Grenfell Tower mum saves family by running bath and flooding flat

An incredibly brave mother saved her family by thinking on her feet as a fire swept through a 24-storey block of flats where she lived.

Quick thinking Natasha Elcock was trapped along with her boyfriend and her six-year-old daughter in their 11th floor home when the blaze ripped through Grenfell Tower in the early hours of Wednesday.

The mum managed to save herself and her loved ones - by running a bath and flooding the flat.

According to the Mirror, the family had followed instructions to stay in the flat if a fire broke out.
Natasha explained the front door was too hot to touch and when it started to buckle and the windows began to bubble, the John Lewis worker knew she had to take drastic action.

The 38-year-old mum, who has lived in the tower block for 20 years, turned on her taps and flooded the bathroom.

She told the Daily Star : "I let the bathroom flood. It kept the flat damp and it may have saved our lives."

Natasha kept her daughter on the wet floor and made sure her family stayed in the coldest room.

Firefighters eventually reached the stricken family at 3am and led them to safety.

The death toll after the tragedy has now risen to 17 and fire bosses have warned the number of people killed could be more than 100.
Six bodies have so far been recovered from the gutted 24-storey tower, while 11 have been located inside but cannot yet be removed.

Currently, 17 people are known to have died in the blaze, six of whom have been provisionally identified, but the death toll is expected rise significantly.

Metropolitan Police Commander Stuart Cundy said: "It may be - and I just don't know - it may be that ultimately some victims remain unidentified.

"I won't know that until we've gone through the full recovery from Grenfell Tower and we know exactly what we've got and I anticipate that is going to take a considerable period of time.

"Not just the immediate recovery of the bodies we have found but the full search of that whole building, we could be talking weeks, we could be talking months - it is a very long process.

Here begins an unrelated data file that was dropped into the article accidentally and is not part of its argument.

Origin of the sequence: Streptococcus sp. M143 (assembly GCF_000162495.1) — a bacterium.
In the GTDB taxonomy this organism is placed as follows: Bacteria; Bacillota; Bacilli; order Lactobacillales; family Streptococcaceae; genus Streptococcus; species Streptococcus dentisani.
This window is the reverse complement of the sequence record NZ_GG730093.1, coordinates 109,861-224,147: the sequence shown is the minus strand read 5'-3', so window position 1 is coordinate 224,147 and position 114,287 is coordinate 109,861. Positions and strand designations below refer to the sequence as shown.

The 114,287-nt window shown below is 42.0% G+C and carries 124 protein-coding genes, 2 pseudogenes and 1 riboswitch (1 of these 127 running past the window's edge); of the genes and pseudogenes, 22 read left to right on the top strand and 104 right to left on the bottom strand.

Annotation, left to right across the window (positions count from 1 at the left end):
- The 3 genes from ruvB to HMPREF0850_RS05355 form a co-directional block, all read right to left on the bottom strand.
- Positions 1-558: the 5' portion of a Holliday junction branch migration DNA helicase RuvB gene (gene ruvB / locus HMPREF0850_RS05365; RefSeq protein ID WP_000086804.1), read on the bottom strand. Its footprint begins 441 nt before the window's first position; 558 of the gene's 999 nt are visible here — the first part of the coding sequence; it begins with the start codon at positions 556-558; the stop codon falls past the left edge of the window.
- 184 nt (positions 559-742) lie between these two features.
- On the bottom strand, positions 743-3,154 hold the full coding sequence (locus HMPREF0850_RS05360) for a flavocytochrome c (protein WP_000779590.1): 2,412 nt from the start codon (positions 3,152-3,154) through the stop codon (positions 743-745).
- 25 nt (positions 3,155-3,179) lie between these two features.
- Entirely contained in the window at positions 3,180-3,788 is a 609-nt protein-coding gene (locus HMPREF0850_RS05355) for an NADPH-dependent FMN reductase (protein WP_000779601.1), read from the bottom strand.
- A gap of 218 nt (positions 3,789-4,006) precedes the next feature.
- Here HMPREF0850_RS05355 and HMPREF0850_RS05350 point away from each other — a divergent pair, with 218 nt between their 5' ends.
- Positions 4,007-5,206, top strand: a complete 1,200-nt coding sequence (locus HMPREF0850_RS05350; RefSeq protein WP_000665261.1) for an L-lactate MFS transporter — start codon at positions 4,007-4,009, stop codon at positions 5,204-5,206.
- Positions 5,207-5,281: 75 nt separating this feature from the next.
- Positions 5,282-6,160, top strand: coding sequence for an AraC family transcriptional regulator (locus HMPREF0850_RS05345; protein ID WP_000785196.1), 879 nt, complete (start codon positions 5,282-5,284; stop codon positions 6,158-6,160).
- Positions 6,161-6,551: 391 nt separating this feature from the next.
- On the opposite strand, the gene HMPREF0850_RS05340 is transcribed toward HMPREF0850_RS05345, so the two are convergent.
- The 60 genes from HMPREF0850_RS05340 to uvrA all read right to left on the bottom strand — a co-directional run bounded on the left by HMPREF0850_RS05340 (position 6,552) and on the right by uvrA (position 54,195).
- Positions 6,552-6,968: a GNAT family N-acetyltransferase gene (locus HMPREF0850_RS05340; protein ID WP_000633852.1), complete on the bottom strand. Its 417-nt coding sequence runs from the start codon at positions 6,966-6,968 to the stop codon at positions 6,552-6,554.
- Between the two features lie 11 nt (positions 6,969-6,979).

"There is a risk that sadly we may not be able to identify everybody."

Prime Minister Theresa May ordered a full public inquiry into the disaster amid mounting anger that the fire might have been preventable.

Speaking to reporters, Mr Cundy's voice at one stage cracked as he revealed the emotional toll the events had taken on him.

Asked if the death toll could climb to triple figures, he said: "From a personal perspective, I really hope it isn't.

"For those of us that have been down there, it's pretty emotional, so I hope it is not triple figures, but I can't be drawn on the numbers."

A criminal investigation has been launched in the wake of the fatal fire.

It followed calls for those involved in the building's recent renovation - which many claim posed a major safety risk - to face prosecution.

"We as the police have started an investigation, I mentioned when I was down at the scene this morning that one of our very senior investigating officers is leading that for us," the commander said.

"We as the police, we investigate criminal offences - I am not sitting here and saying there are criminal offences that have been committed, that's why you do an investigation, to establish it.

"This will need to be a lot of work between us and other investigating agencies to establish what has happened and why and that is going to take a considerable period of time."

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